Hawaiki cable to land in territory on Apr. 21 — it’s a good month
Pago Pago, AMERICAN SAMOA — The vessel, CS Responder, which is laying the undersea fiber optic cable for Hawaiki Submarine Cable LP is scheduled to arrive in the territory next week, after the 2018 Flag Day, while a two-member team involved with the cable is scheduled to arrive tonight to install the landing cable, according to American Samoa TeleCommunications (ASTCA) officials.
Hawaiki will link Australia and New Zealand to the US mainland, as well as Hawai’i and American Samoa, with options to expand to other South Pacific islands. ASTCA will own the American Samoa spur of the cable connection to Hawaiki.
At yesterday’s official opening of the three-day 2018 Business Festival, or BizFest, at the Suigaula o le Atuvasa Park in Utulei, ASTCA chief executive officer, Pulele’iite Liamatua Tufele, who was the keynote speaker, spoke about the Hawaiki cable project.
According to Pulele’iite, the governor and the administration have been informed that April “is a good month” because Apr. 21st is when the cable lands here.
And this “will officially start and confer the efforts and partnership between ASTCA, the American Samoa Government as well as all of our existing partners, not only in technology funding but support they have offered along with Hawaiki.” he said.
When the Hawaiki cable is up and running, Puleleiite said it will provide 200 gigabytes of bandwidth compared to one-gigabit available from the current fiber optic cable provider, American Samoa Hawaii Cable (ASH Cable).
(ASH Cable is 33% owned by the American Samoa Government while the majority is held by Florida-based eLandia Industries.)
The ASTCA CEO said Hawaiki cable will bring improvements to connectivity with a faster pace than the current status, and better internet connection.
Additionally, “it will bring with it a lot of improvements not only in education, health, tele-medicine, e-commerce, and business….even creating job opportunities, as well as effectively... making things easier for the services of the government towards our people.”
Pulele’iite at the outset of his speech acknowledged those who have worked and served at ASTCA going back to when it was called the Office of Communications. He said there have been many changes over the years, moving forward now with more improvements on telecommunications with Hawaiki cable.
He invited the public to visit the ASTCA booth at the BizFest to get more information on Hawaiki and other ASTCA products.
Earlier yesterday morning, before the BizFest opened, ASTCA project manager for Hawaiki, Ted Leiato said in a joint Samoa News/ KSBS interview that two engineers from Hawaiki’s main subcontractor installer, are set to arrive tonight “to start the work on the terrestrial cable installation, which is the land portion of the cable.”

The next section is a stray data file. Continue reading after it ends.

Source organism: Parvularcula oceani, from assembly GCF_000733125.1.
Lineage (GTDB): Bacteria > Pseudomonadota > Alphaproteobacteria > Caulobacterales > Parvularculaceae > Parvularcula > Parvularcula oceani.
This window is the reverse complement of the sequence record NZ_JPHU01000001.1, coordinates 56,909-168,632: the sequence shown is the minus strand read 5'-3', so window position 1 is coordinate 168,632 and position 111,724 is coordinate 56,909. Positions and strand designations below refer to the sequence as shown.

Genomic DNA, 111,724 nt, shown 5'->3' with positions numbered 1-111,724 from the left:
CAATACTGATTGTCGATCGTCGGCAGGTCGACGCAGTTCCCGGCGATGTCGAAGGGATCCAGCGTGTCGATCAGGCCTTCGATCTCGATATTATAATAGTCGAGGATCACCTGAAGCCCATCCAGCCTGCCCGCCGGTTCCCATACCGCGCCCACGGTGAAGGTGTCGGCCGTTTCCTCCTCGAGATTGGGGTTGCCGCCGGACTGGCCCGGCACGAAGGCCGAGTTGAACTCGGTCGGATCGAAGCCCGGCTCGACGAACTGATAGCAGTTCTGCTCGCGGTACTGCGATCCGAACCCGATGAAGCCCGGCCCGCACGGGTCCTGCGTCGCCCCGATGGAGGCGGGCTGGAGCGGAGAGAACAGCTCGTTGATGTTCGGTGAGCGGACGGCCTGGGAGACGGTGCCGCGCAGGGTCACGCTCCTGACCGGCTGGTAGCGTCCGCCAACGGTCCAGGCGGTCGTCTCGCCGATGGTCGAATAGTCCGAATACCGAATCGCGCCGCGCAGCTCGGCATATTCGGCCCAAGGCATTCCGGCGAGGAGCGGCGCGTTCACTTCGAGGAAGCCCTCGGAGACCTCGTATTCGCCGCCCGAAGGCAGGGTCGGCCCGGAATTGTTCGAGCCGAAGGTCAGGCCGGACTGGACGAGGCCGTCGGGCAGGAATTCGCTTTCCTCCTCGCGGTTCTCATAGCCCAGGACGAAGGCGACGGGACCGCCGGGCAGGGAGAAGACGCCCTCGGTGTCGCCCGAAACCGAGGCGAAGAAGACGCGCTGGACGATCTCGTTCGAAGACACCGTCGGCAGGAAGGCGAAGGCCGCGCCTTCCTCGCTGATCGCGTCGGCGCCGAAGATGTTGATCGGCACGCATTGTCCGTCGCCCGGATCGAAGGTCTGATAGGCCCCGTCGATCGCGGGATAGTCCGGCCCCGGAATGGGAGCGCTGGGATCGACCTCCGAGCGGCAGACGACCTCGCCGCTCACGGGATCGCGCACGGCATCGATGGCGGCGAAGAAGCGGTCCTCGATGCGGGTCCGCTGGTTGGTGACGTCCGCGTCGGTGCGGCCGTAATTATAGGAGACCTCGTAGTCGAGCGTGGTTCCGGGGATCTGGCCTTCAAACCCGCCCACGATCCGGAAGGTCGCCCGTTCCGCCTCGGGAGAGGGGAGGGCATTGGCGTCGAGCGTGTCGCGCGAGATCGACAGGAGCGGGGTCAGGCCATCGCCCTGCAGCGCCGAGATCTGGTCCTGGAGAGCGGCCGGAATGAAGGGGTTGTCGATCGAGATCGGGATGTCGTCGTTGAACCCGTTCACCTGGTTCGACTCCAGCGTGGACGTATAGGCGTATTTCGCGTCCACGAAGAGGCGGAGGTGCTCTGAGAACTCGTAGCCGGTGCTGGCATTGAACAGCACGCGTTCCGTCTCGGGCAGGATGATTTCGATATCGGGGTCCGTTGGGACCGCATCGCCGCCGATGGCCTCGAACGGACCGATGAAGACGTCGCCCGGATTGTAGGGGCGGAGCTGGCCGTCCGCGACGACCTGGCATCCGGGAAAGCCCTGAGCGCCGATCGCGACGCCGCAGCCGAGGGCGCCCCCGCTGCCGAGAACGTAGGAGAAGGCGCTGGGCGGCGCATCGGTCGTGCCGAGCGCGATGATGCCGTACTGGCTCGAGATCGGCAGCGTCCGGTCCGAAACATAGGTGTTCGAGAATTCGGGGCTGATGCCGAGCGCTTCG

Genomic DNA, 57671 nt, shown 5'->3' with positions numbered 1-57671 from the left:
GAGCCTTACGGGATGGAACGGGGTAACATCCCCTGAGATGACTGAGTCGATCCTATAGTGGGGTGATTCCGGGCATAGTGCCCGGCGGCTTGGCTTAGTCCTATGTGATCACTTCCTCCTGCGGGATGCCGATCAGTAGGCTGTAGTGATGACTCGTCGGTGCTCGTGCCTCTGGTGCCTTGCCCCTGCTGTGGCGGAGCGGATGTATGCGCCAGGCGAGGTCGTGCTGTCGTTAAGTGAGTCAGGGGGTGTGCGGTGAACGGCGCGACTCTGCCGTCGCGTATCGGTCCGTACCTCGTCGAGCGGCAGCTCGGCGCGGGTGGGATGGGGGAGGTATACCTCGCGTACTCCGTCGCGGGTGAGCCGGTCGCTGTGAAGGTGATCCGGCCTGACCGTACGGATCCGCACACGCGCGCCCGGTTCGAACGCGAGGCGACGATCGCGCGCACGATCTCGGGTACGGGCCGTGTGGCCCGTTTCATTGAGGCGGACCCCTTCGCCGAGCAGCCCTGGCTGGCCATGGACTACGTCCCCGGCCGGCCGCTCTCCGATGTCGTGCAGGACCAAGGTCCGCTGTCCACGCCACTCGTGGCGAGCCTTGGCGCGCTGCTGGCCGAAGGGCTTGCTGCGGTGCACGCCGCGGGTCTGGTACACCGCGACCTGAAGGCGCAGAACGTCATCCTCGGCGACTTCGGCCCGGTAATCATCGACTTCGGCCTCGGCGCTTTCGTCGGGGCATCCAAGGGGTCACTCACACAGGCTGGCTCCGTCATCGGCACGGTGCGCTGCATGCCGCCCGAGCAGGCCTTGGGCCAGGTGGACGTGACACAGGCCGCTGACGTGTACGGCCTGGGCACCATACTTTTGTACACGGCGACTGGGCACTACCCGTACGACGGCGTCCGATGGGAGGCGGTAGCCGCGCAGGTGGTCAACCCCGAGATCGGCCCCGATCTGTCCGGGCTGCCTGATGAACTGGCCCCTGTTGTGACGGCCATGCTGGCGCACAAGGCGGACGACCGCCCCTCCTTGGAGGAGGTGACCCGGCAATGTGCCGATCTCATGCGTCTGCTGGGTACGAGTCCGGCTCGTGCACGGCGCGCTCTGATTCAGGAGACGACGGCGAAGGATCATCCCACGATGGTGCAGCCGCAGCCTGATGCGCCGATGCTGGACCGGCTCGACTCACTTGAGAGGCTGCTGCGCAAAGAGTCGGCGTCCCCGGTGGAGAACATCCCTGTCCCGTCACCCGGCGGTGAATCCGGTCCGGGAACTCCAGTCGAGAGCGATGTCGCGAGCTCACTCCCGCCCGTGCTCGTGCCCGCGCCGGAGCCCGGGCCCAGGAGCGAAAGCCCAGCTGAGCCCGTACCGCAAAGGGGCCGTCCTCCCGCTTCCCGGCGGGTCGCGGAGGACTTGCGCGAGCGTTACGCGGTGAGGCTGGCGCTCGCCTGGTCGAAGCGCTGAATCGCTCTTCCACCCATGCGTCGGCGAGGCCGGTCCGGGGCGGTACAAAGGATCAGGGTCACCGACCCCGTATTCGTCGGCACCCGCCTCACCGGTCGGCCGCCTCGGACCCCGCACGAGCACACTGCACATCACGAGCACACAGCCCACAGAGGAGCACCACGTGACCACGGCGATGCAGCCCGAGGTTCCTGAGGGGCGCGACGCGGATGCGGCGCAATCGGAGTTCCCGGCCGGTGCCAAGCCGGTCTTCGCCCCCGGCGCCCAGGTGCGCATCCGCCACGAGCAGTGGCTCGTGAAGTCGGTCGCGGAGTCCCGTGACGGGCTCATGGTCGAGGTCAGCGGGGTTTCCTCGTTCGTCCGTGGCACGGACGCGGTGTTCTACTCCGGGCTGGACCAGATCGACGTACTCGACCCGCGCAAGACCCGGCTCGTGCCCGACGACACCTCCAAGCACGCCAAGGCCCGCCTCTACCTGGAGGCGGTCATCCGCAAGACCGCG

“So we’ll be pulling 1.6 miles worth of land cable” from Fogagogo, which is the cable’s landing site, to the Iliili/ Golf Course area," he said, adding that Hawaiki’s main subcontractor, TE SubCom supplies the cable and will provide installation and maintenance of the cable.
Leiato didn’t have a specific time frame of how long it will take for the land cable installation but he did say that the engineers’ arrival is timed with the arrival of the vessel and cable landing here.
He added that it takes about five weeks to test the cable system with the “ready-for-service (RFS)” still planned for the latter part of June.
The project manager explained that the last report from the vessel laying the cable — about a week ago — noted that it was working in Fiji waters installing the branching unit for Fiji and thereafter to Tonga, which is east of Fiji.
The vessel then heads over to Samoan waters, sailing first up to the northwest of Savaii island (in neighboring Samoa) “where our branching unit will be located” about 2,400 miles from Pago Pago and lay the cable from there to Tutuila.
Leiato explained that there was a few days delay in laying the cable, due to bad weather in the region. He said there was a cyclone when the ship was in New Caledonia and the vessel had to wait two days for the storm to pass before they continued their work.
Samoa News notes that it's the same cyclone, which also impacted Fiji waters nearly two weeks ago.
ASTCA signed an agreement with Hawaiki more than a year ago to bring the cable spur landing to the territory. Hawaiki had announced last year that it was to start the cable laying operations the second week of October 2017 and planned to install the American Samoa spur, which was already manufactured and loaded on to the cable ship, in the first quarter of 2018. See Samoa News Mar. 5th edition for the last update.